Searching as strategic exploration is something that as a teacher librarian, I really want my students to understand – that searching for information is often nonlinear and iterative, and that we need the mental flexibility to pursue alternate avenues as new understanding develops. This sense of strategic exploration is also part of “metagaming” (discussed more below). The coursework and my own searching for information explored alternate resources and multiple perspectives such as watching popular commentary of online games e.g.  Extra Credits (one of my favourites) and going beyond journal articles to listen to researchers in the field of DGBL.

Information creation as a process – The different contexts and information needs of game players determines how digital games are designed, created and used.  So, within education, Minecraft and other online games may be adapted to achieve learning outcomes, and students themselves can become involved in the creative process of ‘game making’.  One particular author who caught my attention was Jordan Shapiro explaining why we need video games in every classroom.

Information has value and my progress throughout INF541 has moved me beyond consumption of information to participate as a contributor, with the public posting of the Compendium chapter within the digital environment. The significance of the participatory nature of digital games and GBL is perhaps one of my deeper understandings gained from the course, and one that will impact my own teaching practice –  to work toward a more facilitative and interactive role  and continuing to incorporate digital games within my school library program.

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I engaged in Research as Inquiry and Scholarship as conversation.  INF541 provided a community to share sustained discourse.  It gave me greater insight into Gee’s “metagaming” where rich learning activities happen beyond the game (Kafai & Burke, 2015, p. 314), which I see within the online discussion forum and Webinair chats. Twitter, in particular, was a fantastic participatory tool to build community, share conversation and resources with colleagues and our course coordinators, and beyond into the global community. I engaged in collaborative feedback with two colleagues regarding our Chapters, looking with ‘fresh eyes’ (thanks Madeleine and Chris) to pick up those ‘nitty gritty’ grammatical, referencing errors and to affirm the shape and directions of our Chapters. Finally, what I particularly understood too, was that DGBL is an ongoing scholarly conversation. The field has evolved so quickly, and will continue to. It has been a fascinating conversation!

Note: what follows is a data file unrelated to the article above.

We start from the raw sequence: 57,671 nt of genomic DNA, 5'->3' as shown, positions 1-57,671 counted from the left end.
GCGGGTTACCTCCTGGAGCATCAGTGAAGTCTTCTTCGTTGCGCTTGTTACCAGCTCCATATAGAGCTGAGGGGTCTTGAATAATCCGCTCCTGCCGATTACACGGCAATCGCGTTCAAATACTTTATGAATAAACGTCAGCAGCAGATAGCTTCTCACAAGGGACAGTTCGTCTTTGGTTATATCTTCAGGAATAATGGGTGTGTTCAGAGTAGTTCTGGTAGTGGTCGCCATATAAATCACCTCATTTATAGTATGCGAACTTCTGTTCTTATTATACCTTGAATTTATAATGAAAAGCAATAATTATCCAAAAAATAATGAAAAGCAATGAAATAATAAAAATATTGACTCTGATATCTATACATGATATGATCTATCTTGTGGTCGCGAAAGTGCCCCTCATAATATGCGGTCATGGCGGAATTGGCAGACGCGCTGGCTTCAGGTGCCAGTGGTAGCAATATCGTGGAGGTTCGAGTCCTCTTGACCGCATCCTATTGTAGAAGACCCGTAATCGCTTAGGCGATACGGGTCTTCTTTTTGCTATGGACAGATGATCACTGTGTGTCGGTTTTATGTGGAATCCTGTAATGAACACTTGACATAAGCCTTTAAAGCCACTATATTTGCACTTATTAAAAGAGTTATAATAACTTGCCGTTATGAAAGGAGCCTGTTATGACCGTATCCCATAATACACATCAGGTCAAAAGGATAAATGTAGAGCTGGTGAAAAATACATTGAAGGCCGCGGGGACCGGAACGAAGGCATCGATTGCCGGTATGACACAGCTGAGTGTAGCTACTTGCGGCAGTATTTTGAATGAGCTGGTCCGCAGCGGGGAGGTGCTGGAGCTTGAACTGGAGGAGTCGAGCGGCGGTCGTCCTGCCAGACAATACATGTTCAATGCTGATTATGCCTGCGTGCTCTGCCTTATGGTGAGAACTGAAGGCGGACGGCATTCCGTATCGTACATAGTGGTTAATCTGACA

Association of College & Research Libraries (ACRL). (2015). Framework for information literacy for higher education. Retrieved from

Gee, J.P. (2005). Good video games and good learning. Phi Kappa Phi Forum, 85(2), 33-37. Retrieved  from

Kafai, Y.B. & Burke, Q. (2015). Constructionist gaming: understanding the benefits of making games for learning, Educational Psychologist, 50(4). DOI: 10.1080/00461520.2015.1124022

Shapiro, J. (2014, March 19). Here’s why we need video games in every classroom. Forbes.